Or like I said, if you’re a cluster B predator, you’re literally like a blood-sucking vampire. And then the third is the recluse, and sometimes I work with these people. The recluse is the guy who decided to move away from. That’s the hermit. The recluse, his narcissistic goal is to avoid all people so as to avoid feelings of worthlessness. What happens is some people start off as recluses, and then they want to learn how to pick up chicks. That is really an interesting transformation, because all of his life, he was all about avoiding people, so that he could avoid feeling worthless because they make him feel worthless.
But now, he’s missing love. He’s missing connection. He’s missing companionship, so he puts himself out there again and gets hurt over and over. What’ll happen as he gets hurt so many times, it is actually going to help him become more traumatized, and he can split off and dissociate from that self. He gets a new personality. This is in other words how multiple personality happens, but it’ll happen more cleanly with him because that triggers him so much worse. He’s been avoiding it for so long. The fixer, the predator, and the recluse.
Here’s some other examples of narcissistic goals that you might find among the different coping strategies that everybody has. They’re just straight up narcissistic goals, not confined to any one coping strategy. One is a high-status career or a high-status anything. People are focused on high-status and obsessed with being perceived as high-status, or attaining high status. People who think about status. Status versus actually creating something, like a thing that’s valuable.
This is like the kid who cares about the grade, not the stuff he learns in the course. That’s an annoying kid, by the way. I used to be that. That’s not a very good way of getting the grade either, by the way, but high status. Another is the woman who finds a sugar daddy to feed on. There are all these websites where you go on saying, “I’m a sugar daddy” or “I’m willing to be a sugar daddy.” And then there are women who are like, “I’m looking for a sugar daddy.” Anyway, there are a lot of sites like that, and you’ll find pretty disordered, dysfunctional people there.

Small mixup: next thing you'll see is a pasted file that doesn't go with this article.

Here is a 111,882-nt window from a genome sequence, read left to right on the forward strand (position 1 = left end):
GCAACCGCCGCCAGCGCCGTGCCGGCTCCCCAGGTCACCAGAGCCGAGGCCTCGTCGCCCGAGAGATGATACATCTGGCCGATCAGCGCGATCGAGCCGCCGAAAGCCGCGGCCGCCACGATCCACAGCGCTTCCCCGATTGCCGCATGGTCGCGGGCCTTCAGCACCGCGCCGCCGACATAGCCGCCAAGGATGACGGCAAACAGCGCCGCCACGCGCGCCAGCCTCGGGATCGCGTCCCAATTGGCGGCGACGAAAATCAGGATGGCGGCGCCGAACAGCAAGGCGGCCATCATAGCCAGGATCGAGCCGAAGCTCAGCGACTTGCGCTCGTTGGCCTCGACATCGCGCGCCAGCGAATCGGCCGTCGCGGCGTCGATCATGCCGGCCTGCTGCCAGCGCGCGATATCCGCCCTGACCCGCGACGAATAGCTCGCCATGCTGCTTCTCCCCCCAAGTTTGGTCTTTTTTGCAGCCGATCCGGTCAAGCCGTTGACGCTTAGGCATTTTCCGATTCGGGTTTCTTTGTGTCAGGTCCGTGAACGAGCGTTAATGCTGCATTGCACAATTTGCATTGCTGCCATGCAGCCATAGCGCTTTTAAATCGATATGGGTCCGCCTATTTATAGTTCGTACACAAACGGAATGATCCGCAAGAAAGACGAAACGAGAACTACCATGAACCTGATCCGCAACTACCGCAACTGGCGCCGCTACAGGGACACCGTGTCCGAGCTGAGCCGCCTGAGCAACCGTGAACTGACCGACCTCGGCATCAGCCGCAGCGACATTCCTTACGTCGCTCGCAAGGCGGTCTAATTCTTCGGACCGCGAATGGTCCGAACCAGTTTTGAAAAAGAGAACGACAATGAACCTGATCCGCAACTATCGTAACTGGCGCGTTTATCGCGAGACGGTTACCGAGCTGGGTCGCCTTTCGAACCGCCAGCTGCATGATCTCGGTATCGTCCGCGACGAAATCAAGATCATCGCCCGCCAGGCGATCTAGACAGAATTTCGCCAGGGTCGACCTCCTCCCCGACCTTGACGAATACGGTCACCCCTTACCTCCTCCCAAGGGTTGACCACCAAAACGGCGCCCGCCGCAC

So, finding a sugar daddy to feed on. Another is having a certain type of family. Especially in Asia, being very concerned to be seen as being a certain type of family. This is why there’s still that stupid stigma about admitting vulnerability, that you’re not perfect. Give me a break. We’re fucking looking at you. You’re not perfect. You’re fat, or you’re skinny, or you’re poor, you’re ugly. We already know that, so give it up. But they’re always so concerned that “Shhhh, we’re fine” having a certain type of family. Having a certain type of house in a certain type of neighborhood — giving a shit about that stuff, except for wives kind of shit.
Or being obsessed with having a lot of power. This is more obvious, right? People who really care about social and political power, these are narcissistic goals. Or really wanting to be a celebrity just for the celebrity hood, not so that you can use it as a platform for doing good or whatever. Very rarely — I’ve never met anybody who actually wants to be a celebrity so they could use the platform. They just want to be famous. That’s more obviously a narcissistic goal.
What’s the ideal? You reach this goal when you finally have the mythical false idealized self. And so, you have this superhero self that you want to become, and I’ve obviously been guilty of becoming that myself, like trying to become that. And if you can finally be it, then you will finally feel worthy and you will finally think destroy your fundamental core insecurity. And finally, you can rest. So, you see all the masculine narcissism coming together there.
However, this is a difficult road. And even if you do reach that momentarily, what will happen is, this thing that psychologists called narcissistic injury. Even if you think you’re at the height of your game, if there’s a little chink in the armor, or if there’s a little wavering in your subjective reality that could cause you to doubt whether you’re indeed your false, idealized self. Like, for instance, you’re a pick-up artist and you walk up to a new girl at the club, and she doesn’t laugh or isn’t into you at all. In fact, she rejects you or she ignores you and it’s very public.